Tissue energy accumulation is an important indicator for measuring the energy reserves in an organism and its responses to environmental conditions. In order to better understand the energy accumulation and adaptability of male Illex argentinus
in their living environment, we investigated the energy accumulated in the mantle soma, digestive gland and testis of male I. argentinus
specimens collected from 2020 to 2021, utilizing the tissue energy density technique. The results showed that the energy density of mantle soma, digestive gland and testis was determined (20.15±0.64), (30.00±2.62) and (19.66±0.33) kJ/g, respectively. Among these, soma energy accumulation accounted for the largest proportion, followed by the digestive gland, with the testis showing the smallest proportion. There were significant interannual differences in the relative energy accumulation of soma and digestive gland tissues, but not in the relative energy accumulation of testis tissue. The total energy accumulation was positively correlated with mantle length, and the relative energy accumulation of soma and digestive gland tissues were also linearly correlated with mantle length. However, there was no significant correlation between the relative energy accumulation of testis and mantle length. In addition, sea bottom temperature significantly influenced the relative energy accumulation of soma and digestive gland, with sea surface temperature was also an important factor affecting the relative energy accumulation of soma. By contrary, the relative energy accumulation of testis did not show any correlation with the environmental variables considered in this study, including sea surface temperature, sea bottom temperature, water salinity, sea surface height and chlorophyll a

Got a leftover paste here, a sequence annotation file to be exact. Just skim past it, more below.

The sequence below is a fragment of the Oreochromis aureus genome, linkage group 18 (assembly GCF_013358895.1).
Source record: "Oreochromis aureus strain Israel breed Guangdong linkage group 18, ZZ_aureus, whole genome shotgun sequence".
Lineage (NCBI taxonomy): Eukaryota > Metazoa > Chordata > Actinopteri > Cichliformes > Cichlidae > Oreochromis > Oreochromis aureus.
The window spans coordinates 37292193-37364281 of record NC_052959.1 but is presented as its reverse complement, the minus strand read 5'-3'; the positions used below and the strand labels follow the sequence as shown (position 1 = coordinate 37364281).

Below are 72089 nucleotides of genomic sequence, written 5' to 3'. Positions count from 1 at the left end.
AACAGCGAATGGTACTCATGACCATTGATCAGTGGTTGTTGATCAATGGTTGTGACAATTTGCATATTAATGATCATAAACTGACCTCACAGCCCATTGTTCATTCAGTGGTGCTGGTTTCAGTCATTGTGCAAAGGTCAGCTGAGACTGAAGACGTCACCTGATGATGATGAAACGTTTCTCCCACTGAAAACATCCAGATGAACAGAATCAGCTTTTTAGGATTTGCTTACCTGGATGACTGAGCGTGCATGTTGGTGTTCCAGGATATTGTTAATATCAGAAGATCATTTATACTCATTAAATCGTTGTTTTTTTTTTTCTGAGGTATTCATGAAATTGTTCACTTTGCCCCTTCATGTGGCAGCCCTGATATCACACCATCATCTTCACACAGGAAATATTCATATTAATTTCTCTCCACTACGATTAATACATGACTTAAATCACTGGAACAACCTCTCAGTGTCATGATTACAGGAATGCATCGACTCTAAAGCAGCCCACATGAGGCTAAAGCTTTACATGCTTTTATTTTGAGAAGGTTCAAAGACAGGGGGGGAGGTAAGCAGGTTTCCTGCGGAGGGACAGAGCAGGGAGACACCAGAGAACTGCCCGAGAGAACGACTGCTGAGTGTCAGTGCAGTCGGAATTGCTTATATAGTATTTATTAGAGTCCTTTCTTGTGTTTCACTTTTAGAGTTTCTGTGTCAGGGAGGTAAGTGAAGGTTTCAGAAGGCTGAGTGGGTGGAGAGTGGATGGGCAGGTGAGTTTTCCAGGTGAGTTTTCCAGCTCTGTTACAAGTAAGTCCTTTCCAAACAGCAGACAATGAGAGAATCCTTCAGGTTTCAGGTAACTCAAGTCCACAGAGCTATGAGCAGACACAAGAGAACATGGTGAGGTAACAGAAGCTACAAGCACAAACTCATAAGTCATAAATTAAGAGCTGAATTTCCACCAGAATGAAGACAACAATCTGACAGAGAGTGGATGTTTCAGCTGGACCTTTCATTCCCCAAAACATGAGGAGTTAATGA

concentration. The results of this study indicate that there are tissue differences in energy accumulation for male I. argentinus
. Furthermore, the relative energy accumulation of soma and digestive gland was closely related to body size and water temperature. However, the relative energy accumulation of testis remained unaffected by changes in body size or environmental fluctuations in the habitat. These findings provide valuable data references for future research on energy accumulation and environmental adaptability.